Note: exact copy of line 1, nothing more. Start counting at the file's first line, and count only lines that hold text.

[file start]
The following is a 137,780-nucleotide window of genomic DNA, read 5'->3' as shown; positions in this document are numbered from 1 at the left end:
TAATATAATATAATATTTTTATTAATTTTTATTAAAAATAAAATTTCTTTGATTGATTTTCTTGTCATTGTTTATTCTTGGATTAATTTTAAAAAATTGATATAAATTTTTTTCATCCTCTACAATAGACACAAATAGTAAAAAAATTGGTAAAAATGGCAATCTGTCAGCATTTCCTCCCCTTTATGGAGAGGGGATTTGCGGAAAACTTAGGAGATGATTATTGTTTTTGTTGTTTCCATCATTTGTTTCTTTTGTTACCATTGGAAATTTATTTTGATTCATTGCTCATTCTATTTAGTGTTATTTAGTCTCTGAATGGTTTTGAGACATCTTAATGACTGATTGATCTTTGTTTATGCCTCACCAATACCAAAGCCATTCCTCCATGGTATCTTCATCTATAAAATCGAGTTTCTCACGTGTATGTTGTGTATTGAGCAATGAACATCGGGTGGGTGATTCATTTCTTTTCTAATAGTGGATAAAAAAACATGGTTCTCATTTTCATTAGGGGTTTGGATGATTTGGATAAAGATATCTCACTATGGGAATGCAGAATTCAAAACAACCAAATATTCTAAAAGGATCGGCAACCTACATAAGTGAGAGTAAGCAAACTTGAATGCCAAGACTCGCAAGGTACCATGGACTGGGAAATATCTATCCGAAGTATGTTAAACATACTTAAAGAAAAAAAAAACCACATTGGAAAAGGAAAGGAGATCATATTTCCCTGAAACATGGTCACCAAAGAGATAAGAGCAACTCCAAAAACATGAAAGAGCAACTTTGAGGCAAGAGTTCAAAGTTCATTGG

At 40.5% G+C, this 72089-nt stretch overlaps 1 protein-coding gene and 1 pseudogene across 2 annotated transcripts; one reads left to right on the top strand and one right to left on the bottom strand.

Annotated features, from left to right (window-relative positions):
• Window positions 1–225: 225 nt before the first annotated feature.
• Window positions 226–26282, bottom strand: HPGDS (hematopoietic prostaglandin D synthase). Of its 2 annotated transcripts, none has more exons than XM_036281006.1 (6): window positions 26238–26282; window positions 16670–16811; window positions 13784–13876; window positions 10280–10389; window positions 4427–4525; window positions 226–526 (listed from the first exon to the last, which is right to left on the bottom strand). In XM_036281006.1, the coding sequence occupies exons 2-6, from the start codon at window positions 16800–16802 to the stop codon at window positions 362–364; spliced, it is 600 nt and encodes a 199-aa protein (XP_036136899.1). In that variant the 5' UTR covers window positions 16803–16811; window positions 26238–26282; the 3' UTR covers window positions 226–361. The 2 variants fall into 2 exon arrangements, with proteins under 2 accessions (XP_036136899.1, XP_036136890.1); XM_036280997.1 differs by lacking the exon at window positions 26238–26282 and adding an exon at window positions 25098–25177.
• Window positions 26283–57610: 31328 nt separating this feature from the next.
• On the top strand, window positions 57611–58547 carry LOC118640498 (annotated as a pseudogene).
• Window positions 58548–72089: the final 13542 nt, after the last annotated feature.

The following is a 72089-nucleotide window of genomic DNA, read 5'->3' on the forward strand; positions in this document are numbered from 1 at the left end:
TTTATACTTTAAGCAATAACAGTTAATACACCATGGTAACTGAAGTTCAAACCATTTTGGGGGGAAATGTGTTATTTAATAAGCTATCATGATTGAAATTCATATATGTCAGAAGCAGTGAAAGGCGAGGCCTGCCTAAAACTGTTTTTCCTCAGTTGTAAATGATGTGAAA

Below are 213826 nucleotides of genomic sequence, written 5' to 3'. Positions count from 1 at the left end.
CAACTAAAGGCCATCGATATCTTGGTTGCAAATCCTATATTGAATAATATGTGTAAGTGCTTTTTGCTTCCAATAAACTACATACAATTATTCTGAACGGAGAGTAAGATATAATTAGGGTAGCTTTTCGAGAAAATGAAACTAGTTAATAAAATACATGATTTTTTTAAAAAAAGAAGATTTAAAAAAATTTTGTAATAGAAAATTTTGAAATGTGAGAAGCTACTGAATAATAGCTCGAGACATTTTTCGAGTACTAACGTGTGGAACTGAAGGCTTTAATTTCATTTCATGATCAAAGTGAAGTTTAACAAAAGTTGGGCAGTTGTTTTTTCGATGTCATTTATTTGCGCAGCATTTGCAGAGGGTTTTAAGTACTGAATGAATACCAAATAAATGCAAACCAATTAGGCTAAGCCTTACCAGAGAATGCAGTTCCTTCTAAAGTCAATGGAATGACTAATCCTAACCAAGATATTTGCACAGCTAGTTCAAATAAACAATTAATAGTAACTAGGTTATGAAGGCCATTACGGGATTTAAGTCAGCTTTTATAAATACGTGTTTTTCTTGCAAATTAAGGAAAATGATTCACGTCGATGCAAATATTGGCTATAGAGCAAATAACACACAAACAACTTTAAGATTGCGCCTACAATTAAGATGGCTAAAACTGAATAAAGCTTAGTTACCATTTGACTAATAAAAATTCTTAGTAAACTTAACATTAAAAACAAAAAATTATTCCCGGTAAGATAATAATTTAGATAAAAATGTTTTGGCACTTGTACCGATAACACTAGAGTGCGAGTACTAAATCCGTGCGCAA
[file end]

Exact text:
The following is a 137,780-nucleotide window of genomic DNA, read 5'->3' as shown; positions in this document are numbered from 1 at the left end: